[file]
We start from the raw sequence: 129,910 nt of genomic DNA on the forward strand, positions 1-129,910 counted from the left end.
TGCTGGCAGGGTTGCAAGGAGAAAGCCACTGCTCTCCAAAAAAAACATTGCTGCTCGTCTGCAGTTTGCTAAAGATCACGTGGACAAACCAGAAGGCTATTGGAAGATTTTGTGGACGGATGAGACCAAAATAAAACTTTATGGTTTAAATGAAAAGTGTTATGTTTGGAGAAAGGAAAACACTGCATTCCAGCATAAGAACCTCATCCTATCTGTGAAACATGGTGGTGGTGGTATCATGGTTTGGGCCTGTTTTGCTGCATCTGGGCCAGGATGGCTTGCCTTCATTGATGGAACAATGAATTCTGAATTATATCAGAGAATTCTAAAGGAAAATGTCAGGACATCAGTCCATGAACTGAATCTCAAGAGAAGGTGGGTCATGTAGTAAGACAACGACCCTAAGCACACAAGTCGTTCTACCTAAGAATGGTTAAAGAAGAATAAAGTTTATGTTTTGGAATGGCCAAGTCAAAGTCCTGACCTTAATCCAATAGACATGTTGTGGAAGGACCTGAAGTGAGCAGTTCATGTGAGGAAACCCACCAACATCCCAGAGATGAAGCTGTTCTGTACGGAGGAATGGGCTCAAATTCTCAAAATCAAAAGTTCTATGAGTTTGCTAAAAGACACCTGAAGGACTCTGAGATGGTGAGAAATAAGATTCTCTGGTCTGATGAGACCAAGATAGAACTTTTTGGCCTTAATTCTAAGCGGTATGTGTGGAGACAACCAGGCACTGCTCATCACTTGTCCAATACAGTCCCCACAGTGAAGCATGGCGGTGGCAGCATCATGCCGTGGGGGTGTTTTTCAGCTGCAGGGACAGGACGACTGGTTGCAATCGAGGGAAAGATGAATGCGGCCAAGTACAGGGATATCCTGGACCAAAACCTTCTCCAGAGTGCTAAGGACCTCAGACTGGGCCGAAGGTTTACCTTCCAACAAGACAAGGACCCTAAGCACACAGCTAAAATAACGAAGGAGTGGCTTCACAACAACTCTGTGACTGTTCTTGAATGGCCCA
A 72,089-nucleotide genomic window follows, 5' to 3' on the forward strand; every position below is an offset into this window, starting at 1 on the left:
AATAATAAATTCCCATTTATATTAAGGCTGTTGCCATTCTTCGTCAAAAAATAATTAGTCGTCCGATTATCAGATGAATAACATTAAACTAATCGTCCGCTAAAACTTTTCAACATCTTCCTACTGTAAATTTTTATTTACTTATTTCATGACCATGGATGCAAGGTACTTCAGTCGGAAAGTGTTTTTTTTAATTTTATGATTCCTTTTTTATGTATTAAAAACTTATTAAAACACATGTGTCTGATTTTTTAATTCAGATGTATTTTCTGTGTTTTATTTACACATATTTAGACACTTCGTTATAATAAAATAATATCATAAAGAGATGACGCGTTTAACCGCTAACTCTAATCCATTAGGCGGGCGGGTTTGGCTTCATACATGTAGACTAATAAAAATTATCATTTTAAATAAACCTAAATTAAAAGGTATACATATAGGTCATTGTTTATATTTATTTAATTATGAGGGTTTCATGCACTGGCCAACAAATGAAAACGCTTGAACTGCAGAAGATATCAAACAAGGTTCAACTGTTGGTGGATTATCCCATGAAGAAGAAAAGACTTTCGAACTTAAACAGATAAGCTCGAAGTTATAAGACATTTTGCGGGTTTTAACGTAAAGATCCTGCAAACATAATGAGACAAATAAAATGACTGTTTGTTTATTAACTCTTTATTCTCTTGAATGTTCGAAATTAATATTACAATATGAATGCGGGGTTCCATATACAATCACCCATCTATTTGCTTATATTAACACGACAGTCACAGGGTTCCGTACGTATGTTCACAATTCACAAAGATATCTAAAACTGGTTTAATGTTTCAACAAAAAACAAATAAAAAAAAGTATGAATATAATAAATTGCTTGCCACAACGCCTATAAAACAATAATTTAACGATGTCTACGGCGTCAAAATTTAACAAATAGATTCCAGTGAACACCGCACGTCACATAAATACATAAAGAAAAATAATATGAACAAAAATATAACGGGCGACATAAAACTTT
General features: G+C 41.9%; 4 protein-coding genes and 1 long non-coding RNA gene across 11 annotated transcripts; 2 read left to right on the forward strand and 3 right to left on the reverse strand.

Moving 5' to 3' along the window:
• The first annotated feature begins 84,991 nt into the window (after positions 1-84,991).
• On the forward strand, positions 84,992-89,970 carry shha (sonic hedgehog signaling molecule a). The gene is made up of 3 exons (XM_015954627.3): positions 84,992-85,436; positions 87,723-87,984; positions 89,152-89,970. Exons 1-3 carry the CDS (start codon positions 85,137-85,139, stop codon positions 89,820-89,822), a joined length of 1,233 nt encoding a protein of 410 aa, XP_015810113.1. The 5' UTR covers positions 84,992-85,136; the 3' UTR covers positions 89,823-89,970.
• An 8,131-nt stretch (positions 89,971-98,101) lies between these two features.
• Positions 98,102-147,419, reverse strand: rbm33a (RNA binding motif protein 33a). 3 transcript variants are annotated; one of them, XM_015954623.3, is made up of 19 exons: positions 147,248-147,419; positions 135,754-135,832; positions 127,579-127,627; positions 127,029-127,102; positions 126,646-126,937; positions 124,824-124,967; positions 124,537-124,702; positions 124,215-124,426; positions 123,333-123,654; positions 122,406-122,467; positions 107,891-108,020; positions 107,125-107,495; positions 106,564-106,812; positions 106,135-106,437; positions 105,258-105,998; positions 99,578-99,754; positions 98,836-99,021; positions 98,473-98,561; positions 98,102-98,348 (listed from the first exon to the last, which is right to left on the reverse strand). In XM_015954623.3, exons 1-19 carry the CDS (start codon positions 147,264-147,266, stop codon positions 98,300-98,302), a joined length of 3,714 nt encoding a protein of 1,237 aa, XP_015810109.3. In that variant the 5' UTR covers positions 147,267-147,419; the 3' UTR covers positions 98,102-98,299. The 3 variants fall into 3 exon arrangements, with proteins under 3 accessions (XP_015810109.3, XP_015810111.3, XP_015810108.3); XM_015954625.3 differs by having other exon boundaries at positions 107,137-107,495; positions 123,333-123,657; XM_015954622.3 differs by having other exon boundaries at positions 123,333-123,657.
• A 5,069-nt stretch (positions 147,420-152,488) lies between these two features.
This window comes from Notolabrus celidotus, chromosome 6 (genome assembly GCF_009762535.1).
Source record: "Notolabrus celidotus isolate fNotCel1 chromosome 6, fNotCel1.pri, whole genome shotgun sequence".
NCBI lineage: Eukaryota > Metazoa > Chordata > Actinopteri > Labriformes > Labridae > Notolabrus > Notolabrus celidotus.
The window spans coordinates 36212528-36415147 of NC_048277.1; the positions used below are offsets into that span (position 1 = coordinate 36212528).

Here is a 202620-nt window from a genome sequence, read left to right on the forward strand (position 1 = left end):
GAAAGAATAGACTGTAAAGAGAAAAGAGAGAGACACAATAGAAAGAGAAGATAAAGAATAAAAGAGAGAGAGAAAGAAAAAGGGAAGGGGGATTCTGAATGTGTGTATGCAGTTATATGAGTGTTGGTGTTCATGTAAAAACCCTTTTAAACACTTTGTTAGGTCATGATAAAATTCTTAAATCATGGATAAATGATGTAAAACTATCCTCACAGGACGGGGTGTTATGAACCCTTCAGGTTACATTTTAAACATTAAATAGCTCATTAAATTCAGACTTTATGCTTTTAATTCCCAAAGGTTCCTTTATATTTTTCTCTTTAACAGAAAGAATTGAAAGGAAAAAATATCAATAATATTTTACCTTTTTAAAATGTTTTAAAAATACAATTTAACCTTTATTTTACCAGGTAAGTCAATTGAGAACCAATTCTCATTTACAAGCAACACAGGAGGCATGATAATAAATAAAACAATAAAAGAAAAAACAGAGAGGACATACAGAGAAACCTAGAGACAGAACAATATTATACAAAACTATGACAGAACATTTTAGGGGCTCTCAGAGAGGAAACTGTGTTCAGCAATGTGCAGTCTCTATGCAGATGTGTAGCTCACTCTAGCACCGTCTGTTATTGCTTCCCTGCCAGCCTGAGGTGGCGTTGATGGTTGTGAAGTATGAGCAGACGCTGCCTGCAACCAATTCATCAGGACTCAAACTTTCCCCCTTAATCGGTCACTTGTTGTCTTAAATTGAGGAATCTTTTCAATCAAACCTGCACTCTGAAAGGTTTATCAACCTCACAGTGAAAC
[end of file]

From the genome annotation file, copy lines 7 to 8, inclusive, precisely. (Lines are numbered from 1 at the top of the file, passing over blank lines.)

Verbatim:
• The first annotated feature begins 84,991 nt into the window (after positions 1-84,991).
• On the forward strand, positions 84,992-89,970 carry shha (sonic hedgehog signaling molecule a). The gene is made up of 3 exons (XM_015954627.3): positions 84,992-85,436; positions 87,723-87,984; positions 89,152-89,970. Exons 1-3 carry the CDS (start codon positions 85,137-85,139, stop codon positions 89,820-89,822), a joined length of 1,233 nt encoding a protein of 410 aa, XP_015810113.1. The 5' UTR covers positions 84,992-85,136; the 3' UTR covers positions 89,823-89,970.